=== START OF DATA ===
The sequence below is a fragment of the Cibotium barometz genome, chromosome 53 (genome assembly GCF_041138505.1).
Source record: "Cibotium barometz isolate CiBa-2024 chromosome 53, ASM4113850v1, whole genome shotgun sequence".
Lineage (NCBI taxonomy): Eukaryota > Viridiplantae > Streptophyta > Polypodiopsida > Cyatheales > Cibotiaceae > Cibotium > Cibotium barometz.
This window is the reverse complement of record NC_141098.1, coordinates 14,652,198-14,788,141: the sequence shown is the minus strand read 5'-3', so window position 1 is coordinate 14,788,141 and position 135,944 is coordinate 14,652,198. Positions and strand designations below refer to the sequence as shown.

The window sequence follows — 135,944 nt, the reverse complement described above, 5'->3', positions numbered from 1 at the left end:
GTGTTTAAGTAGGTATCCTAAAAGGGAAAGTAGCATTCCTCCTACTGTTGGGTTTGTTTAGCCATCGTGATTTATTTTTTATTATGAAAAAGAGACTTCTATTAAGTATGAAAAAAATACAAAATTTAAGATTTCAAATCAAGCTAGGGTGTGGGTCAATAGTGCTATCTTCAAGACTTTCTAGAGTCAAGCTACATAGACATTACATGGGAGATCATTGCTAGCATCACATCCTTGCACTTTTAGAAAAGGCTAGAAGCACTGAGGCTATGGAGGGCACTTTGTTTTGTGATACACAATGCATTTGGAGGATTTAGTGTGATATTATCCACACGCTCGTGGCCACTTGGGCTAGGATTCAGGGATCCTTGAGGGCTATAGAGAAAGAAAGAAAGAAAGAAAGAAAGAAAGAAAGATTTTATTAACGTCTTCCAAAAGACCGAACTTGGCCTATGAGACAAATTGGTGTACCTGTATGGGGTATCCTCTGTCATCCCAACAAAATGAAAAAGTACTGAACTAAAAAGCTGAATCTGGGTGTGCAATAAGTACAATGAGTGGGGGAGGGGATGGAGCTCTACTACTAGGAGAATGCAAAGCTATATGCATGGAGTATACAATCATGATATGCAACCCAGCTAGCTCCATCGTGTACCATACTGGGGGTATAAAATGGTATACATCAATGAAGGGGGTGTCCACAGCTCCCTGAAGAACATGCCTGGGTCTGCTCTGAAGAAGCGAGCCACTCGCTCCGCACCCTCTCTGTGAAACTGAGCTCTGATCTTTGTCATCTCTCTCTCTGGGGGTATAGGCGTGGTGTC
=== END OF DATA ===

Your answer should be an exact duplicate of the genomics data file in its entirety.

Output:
The sequence below is a fragment of the Cibotium barometz genome, chromosome 53 (genome assembly GCF_041138505.1).
Source record: "Cibotium barometz isolate CiBa-2024 chromosome 53, ASM4113850v1, whole genome shotgun sequence".
Lineage (NCBI taxonomy): Eukaryota > Viridiplantae > Streptophyta > Polypodiopsida > Cyatheales > Cibotiaceae > Cibotium > Cibotium barometz.
This window is the reverse complement of record NC_141098.1, coordinates 14,652,198-14,788,141: the sequence shown is the minus strand read 5'-3', so window position 1 is coordinate 14,788,141 and position 135,944 is coordinate 14,652,198. Positions and strand designations below refer to the sequence as shown.

The window sequence follows — 135,944 nt, the reverse complement described above, 5'->3', positions numbered from 1 at the left end:
GTGTTTAAGTAGGTATCCTAAAAGGGAAAGTAGCATTCCTCCTACTGTTGGGTTTGTTTAGCCATCGTGATTTATTTTTTATTATGAAAAAGAGACTTCTATTAAGTATGAAAAAAATACAAAATTTAAGATTTCAAATCAAGCTAGGGTGTGGGTCAATAGTGCTATCTTCAAGACTTTCTAGAGTCAAGCTACATAGACATTACATGGGAGATCATTGCTAGCATCACATCCTTGCACTTTTAGAAAAGGCTAGAAGCACTGAGGCTATGGAGGGCACTTTGTTTTGTGATACACAATGCATTTGGAGGATTTAGTGTGATATTATCCACACGCTCGTGGCCACTTGGGCTAGGATTCAGGGATCCTTGAGGGCTATAGAGAAAGAAAGAAAGAAAGAAAGAAAGAAAGAAAGATTTTATTAACGTCTTCCAAAAGACCGAACTTGGCCTATGAGACAAATTGGTGTACCTGTATGGGGTATCCTCTGTCATCCCAACAAAATGAAAAAGTACTGAACTAAAAAGCTGAATCTGGGTGTGCAATAAGTACAATGAGTGGGGGAGGGGATGGAGCTCTACTACTAGGAGAATGCAAAGCTATATGCATGGAGTATACAATCATGATATGCAACCCAGCTAGCTCCATCGTGTACCATACTGGGGGTATAAAATGGTATACATCAATGAAGGGGGTGTCCACAGCTCCCTGAAGAACATGCCTGGGTCTGCTCTGAAGAAGCGAGCCACTCGCTCCGCACCCTCTCTGTGAAACTGAGCTCTGATCTTTGTCATCTCTCTCTCTGGGGGTATAGGCGTGGTGTC